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Looking Back: Solutions to Biting

Nancy Peterson, North Carolina

Originally published in the September-October 1985 issue of New Beginnings

Editor’s Note: The first issue of La Leche League News, the bimonthly publication for members, was published in 1958. The name changed to New Beginnings in 1985. New Beginnings continued to be published by La Leche League International until it was transferred to LLL USA in 2010. In 2014, it transitioned to its current blog format at www.lllusa.org/blog/.


Closeup of baby smiling, her bottom two teeth showing I often hear those who are nursing babies during the second half of their first year express dismay about biting and would like to offer the following suggestion. Like all teething babies, my ten-month-old son, Perry, has at times felt the urge to bite down when his gums became tingly during nursing. Perry was most likely to bite when he was very close to sleep after nursing for several minutes. At first I tried the commonly used method of saying “no” sternly when he bit, but I found that I ended up with a crying baby who was no longer drifting peacefully into sleep. Then I came up with a new idea. When I felt his jaws begin to clamp down, I very quietly said his name. The biting stopped as he paused to listen. When he didn’t hear his name repeated, he resumed nursing without biting.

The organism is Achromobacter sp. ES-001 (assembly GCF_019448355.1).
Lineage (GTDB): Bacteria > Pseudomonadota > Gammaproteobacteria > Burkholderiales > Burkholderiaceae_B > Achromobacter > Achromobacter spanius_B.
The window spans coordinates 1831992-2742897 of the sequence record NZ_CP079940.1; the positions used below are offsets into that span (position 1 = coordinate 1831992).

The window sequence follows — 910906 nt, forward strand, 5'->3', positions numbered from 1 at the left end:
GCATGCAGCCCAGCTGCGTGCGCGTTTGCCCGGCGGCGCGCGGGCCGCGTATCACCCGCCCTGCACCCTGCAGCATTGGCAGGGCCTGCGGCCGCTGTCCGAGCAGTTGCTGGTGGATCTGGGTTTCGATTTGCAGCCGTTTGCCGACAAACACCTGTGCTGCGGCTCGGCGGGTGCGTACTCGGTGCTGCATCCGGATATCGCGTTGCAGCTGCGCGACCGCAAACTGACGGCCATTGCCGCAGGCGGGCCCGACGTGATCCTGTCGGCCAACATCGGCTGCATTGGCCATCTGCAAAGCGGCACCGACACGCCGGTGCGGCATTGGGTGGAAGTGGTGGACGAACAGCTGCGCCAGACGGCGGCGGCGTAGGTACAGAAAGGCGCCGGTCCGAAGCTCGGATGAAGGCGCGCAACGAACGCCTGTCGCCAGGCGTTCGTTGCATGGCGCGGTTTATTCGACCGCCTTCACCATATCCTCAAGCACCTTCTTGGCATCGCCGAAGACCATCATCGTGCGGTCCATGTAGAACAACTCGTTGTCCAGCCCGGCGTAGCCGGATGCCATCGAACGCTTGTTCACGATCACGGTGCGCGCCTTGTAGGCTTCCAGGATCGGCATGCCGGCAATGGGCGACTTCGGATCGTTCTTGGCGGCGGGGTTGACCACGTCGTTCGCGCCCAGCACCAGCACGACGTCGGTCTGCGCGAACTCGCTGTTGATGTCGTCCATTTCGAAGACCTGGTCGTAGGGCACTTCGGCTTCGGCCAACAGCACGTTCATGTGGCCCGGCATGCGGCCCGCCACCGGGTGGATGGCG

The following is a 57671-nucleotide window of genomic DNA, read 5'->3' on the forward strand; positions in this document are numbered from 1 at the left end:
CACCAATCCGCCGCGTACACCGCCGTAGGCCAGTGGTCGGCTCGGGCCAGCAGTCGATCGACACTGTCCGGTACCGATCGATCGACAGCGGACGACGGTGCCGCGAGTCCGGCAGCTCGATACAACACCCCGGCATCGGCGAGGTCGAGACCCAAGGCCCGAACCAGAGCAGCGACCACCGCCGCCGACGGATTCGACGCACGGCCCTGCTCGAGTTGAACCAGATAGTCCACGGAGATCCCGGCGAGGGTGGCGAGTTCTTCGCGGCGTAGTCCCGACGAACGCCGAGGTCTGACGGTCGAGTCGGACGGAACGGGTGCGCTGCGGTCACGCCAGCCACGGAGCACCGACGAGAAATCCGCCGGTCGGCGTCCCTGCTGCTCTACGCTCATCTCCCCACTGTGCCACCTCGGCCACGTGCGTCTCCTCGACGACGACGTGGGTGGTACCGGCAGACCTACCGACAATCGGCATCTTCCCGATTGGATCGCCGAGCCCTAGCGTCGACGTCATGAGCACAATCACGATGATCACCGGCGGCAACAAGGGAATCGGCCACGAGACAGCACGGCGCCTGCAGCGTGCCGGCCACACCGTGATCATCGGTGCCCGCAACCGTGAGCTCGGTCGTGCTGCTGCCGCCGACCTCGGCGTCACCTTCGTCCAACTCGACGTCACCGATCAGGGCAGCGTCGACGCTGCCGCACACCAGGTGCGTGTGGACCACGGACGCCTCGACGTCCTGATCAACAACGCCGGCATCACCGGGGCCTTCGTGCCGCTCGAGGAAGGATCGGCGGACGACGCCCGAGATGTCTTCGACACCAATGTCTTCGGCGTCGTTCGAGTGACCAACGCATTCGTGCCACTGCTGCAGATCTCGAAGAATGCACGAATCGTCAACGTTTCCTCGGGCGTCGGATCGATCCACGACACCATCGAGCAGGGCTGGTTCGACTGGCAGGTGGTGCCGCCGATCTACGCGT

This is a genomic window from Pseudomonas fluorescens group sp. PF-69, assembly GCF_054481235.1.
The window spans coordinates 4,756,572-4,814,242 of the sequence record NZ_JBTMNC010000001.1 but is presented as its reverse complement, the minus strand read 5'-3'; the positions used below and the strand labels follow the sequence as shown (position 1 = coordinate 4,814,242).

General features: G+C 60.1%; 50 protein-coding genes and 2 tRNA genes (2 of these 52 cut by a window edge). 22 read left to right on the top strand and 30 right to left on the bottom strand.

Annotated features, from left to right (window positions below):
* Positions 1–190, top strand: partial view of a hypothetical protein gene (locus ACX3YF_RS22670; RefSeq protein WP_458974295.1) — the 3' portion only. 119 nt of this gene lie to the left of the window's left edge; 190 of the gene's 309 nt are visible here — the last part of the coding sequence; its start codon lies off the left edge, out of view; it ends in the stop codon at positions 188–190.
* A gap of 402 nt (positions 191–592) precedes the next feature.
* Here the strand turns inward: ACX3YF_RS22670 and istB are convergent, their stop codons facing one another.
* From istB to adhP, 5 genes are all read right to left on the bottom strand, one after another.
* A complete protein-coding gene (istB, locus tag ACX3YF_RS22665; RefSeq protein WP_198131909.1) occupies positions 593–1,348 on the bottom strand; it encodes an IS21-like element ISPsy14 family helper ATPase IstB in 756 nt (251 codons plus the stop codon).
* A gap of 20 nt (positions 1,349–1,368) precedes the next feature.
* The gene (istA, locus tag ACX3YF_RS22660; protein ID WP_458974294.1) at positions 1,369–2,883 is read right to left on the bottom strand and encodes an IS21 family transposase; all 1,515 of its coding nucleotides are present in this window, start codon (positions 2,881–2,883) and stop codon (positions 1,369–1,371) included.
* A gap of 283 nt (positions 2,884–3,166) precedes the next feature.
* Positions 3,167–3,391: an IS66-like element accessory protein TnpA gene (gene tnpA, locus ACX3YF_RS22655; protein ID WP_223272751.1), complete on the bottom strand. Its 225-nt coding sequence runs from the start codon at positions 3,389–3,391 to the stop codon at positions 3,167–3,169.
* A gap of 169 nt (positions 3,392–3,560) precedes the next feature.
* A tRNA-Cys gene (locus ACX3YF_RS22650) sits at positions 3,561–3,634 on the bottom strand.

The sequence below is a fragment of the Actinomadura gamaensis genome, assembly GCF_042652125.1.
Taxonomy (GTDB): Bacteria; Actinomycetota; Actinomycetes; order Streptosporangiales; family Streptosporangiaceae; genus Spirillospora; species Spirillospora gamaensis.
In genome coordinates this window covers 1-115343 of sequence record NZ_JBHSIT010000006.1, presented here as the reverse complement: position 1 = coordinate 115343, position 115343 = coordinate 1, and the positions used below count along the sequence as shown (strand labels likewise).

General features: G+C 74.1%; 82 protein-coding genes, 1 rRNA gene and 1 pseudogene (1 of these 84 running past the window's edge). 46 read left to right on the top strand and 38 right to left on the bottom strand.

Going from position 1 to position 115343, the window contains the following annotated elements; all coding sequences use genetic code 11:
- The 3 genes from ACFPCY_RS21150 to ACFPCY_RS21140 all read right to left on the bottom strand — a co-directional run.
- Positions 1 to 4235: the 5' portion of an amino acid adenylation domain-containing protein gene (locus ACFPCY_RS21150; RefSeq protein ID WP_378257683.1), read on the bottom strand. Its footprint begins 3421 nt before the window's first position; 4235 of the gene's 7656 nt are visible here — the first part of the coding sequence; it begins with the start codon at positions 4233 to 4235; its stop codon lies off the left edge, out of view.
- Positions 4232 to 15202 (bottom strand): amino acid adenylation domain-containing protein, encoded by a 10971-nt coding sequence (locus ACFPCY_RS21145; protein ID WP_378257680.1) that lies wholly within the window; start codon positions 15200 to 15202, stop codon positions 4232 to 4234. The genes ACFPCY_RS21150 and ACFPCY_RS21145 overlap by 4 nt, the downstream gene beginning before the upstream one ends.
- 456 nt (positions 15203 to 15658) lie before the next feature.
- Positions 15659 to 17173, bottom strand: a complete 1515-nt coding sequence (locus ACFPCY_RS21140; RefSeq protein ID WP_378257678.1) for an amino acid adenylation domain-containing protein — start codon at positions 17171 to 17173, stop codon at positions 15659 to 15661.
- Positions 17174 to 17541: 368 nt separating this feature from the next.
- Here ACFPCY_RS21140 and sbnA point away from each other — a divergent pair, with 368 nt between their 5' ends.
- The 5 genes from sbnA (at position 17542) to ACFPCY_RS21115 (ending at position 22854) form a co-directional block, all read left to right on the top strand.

During this biting phase, I always carefully and gently removed my breast from Perry’s mouth as soon as he was asleep to avoid further accidental biting. I have found that saying the baby’s name instead of “no” is also effective with a wide-awake biting baby. Somehow his own name holds special interest for him.

Another suggestion for discouraging biting is, instead of pulling away, to pull baby closer. Most mothers find that when baby is pulled close he immediately releases the breast. Consistently pulling baby in very close each time he tries to bite usually discourages him quickly.


Editor’s Note: Teething and breastfeeding can be an uncomfortable time for both nursing child and parent. Additional information is available at www.llli.org/breastfeeding-info/teething/.


Please send your story ideas to Amy at nbeditor@lllusa.org.


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